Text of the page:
It’s quite a feat to take a made up shopping “holiday” from zero to $11 billion in six years.
But that’s exactly what Amazon just accomplished this week in a two-day, online shopping frenzy that generated more revenues than 2020’s record-breaking Black Friday ($9 billion) or Cyber Monday ($10.8 billion.)
Amazon Prime Day launched in 2015 to celebrate the company’s 20th anniversary and currently offers insider deals to its 200 million Prime subscribers who pay $119 a year for memberships that include one-day shipping, access to streaming content on Prime Video, discounts at Amazon-owned Whole Foods grocery stores and other perks.
Widespread home isolation under COVID-19 restrictions helped drive 50 million new Prime subscribers since last January to the company Jeff Bezos launched from his Seattle garage in 1994. And while not all of the $11 billion in online shopping revenue flowed to Amazon (and the company is famously reticent when it comes to releasing its own revenue numbers) analysts with Adobe Digital Economy Index team reported the $5.6 billion spent on Monday, along with the $5.4 billion on Tuesday, pushed the 2021 Prime Day growth for all retailers more than 6% over last year’s $10.4 billion haul.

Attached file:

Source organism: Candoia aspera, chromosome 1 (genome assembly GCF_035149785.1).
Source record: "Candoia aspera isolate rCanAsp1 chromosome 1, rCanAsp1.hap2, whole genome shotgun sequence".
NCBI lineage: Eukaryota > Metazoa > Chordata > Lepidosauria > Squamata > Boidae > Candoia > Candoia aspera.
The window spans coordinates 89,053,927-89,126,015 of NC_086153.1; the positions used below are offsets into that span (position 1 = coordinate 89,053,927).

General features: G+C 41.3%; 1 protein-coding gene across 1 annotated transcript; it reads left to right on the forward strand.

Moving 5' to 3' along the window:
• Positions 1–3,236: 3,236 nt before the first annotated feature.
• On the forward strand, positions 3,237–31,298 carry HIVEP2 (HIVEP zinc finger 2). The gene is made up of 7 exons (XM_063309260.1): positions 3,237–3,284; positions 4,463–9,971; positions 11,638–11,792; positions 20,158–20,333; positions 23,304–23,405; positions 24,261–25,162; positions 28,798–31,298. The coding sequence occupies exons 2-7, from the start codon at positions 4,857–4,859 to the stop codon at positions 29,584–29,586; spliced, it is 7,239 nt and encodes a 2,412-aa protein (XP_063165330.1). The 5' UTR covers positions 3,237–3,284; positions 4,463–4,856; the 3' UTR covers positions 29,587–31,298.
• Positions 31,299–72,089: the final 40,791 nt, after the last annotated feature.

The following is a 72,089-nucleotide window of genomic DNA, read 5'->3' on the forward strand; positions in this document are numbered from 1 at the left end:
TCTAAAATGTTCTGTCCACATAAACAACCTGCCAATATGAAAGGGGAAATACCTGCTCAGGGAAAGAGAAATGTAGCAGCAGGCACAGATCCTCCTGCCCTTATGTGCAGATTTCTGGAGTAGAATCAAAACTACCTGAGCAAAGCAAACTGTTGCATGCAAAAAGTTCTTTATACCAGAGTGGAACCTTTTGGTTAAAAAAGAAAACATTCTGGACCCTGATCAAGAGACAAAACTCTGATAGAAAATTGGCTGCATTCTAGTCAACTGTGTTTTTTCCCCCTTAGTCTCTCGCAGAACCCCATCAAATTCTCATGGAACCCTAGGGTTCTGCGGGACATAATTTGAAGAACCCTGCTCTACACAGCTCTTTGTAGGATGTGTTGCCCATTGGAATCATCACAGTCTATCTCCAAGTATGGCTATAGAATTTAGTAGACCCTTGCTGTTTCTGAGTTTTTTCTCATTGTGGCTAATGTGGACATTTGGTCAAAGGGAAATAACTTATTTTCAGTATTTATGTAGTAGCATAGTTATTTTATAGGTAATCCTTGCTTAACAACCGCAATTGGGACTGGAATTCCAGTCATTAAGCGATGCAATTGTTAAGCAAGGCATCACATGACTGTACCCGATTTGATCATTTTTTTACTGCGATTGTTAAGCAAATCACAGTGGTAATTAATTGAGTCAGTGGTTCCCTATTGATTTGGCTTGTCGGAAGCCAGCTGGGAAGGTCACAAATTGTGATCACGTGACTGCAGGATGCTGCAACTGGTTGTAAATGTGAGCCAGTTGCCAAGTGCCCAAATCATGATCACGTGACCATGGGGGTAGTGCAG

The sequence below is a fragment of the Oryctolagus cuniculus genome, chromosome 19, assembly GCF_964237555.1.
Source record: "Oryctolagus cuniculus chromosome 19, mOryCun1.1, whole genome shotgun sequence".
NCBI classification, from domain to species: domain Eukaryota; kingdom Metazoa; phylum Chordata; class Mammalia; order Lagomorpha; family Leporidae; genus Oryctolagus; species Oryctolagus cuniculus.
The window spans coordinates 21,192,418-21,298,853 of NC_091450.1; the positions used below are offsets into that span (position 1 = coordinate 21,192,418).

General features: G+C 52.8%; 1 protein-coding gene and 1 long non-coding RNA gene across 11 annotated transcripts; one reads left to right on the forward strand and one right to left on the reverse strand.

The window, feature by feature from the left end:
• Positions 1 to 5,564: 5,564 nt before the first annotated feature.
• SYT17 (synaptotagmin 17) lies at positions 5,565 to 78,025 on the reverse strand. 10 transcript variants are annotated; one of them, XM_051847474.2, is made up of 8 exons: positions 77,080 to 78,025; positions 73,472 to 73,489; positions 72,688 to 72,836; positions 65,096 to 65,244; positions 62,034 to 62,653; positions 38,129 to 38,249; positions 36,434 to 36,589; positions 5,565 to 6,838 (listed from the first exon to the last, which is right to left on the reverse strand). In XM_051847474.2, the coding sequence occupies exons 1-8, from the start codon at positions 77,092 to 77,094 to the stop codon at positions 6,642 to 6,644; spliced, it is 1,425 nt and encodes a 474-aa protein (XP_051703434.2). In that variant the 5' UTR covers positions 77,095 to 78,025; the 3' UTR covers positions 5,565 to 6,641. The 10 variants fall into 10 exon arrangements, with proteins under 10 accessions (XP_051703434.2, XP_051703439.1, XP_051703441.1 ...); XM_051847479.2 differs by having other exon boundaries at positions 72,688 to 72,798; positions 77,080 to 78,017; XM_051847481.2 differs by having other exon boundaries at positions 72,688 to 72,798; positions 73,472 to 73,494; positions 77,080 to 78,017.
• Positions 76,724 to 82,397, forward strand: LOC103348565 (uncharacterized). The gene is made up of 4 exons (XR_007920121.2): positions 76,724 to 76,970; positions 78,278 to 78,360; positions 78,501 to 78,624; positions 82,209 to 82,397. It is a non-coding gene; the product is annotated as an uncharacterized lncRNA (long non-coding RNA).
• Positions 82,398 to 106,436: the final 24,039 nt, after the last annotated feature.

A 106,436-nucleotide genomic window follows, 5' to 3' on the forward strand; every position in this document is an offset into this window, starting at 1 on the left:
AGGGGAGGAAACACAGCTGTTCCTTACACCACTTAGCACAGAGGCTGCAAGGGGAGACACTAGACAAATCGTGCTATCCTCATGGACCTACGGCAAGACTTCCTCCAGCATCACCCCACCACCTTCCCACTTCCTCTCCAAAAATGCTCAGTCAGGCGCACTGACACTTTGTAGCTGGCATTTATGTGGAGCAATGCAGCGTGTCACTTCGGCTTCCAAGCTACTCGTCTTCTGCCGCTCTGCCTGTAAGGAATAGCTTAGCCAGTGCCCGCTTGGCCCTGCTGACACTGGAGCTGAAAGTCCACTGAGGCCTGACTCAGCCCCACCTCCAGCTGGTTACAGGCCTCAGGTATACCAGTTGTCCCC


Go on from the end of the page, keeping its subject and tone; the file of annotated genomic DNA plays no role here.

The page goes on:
Within this year’s Prime Day sales volumes, some Amazon competitors saw big jumps over last year, with Adobe reporting large retailers (over $1 billion in annual online sales) up 29% over 2020 and small retailers (less than $10 million in annual…